Even in India, before the Aryan invasion (ca. 1800 BCE) the original people, the Dravidians with darker complexion, had sets of beliefs that were different than caste-ridden Hinduism. This invasion led to migration of many of the surviving Dravidians to South India. Vedism as the religious tradition of Hinduism under the priestly elites was marginalised by other traditions such as Jainism and Buddhism in the later Iron Age. The same is the case with Burma and parts of Thailand where dark complexioned Indian-looking people lived before the Tibeto-Mongoloid peoples moved in from outside. Their religious traditions were later marginalised by Buddhism. In the former Kushan territories of today’s northern Afghanistan, Peshawar of Pakistan and Kashmir, Zoroastrianism and belief in a pantheon of gods were popular amongst the people before Buddhism made an inroad. [Some Indians claim that the Kushan invasion in the first century CE in the northwest led to the migration of Indians toward Southeast Asia.]
People have been on the move since the first man walked on earth. There is a plethora of reasons why they moved. Sometimes they migrated voluntarily, e.g. to better their lots, and at other times they migrated involuntarily, e.g. because of war and politics. As they settled in newer territories, they absorbed newly encountered systems/ideas and/or implanted their own ones depending on the strength and acceptability of those ideas. However, not every culture has adopted a settled lifestyle. There are still small groups that maintain a nomadic existence, moving from territories to territories selling goods and services or grazing cattle and staying wherever they are not unwelcome. They pass along their traditions to succeeding generations, rarely integrating into mainstream society. They speak their own archaic languages, teaching their children themselves. Though often persecuted, many of these groups are protected by laws with the intent of preserving their rare heritage.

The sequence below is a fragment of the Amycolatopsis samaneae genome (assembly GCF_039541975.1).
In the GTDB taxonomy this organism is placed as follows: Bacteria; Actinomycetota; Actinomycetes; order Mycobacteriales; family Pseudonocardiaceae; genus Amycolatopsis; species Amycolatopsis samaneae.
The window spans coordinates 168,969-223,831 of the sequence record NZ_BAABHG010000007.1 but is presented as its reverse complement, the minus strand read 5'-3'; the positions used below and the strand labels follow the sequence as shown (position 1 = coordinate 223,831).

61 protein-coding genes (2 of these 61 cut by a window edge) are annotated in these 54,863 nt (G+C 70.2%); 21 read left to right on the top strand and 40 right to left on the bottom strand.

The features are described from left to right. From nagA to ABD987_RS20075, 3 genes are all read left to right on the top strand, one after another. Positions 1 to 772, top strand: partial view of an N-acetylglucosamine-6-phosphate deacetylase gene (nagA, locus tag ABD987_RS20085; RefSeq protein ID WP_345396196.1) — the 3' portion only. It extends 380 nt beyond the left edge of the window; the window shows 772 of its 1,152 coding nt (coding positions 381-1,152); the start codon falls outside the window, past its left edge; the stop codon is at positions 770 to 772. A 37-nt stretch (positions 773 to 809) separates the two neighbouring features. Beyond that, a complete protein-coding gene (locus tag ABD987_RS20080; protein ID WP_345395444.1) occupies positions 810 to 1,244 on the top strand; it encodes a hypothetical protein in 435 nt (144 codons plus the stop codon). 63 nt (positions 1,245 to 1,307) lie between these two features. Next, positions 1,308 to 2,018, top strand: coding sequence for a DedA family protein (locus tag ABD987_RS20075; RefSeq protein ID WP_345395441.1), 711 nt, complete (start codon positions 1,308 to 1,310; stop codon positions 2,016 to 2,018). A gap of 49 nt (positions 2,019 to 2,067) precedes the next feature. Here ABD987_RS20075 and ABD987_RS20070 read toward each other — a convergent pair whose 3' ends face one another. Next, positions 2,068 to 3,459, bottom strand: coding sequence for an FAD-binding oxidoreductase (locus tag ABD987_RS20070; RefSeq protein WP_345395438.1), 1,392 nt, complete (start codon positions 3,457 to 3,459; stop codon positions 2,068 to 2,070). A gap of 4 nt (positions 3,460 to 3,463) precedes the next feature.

In this continuous flux of human activities, it is, thus, not difficult to understand how new traditions, cultures, beliefs and ideas have replaced the old ones, and how sometimes the old ones have also successfully resurrected itself from oblivion or extinction. There were also cases of much synthesis between cultures and traditions. In the context of Muslim-ruled India, historian William Dalrymple says, ‘This cultural synthesis took many forms. In Urdu and Hindi were born languages of great beauty that to different extents mixed Persian and Arabic words with the Sanskrit-derived vernaculars of north India. Similarly, just as the cuisine of north India combined the vegetarian dal and rice of India with the kebab and roti of central Asia, so in music the long-necked Persian lute was combined with the Indian vina to form the sitar, now the Indian instrument most widely known in the west. In architecture there was a similar process of hybridity as the great monuments of the Mughals reconciled the styles of the Hindus with those of Islam, to produce a fusion more beautiful than either’ [Guardian, March 19, 2004].
It is simply inane to suggest that Buddhism has been integral to places where it has become marginalised today. It is the people who make the difference as to what they choose to believe or reject. As history has repeatedly shown, forced conversion does not work in the long term. Whenever the fear factor is gone, people opt out to choose what suits them. And that has been the history of mankind since the beginning of history. Rulers could not make permanent believers of the subjects if the latter did not like what was forced upon them.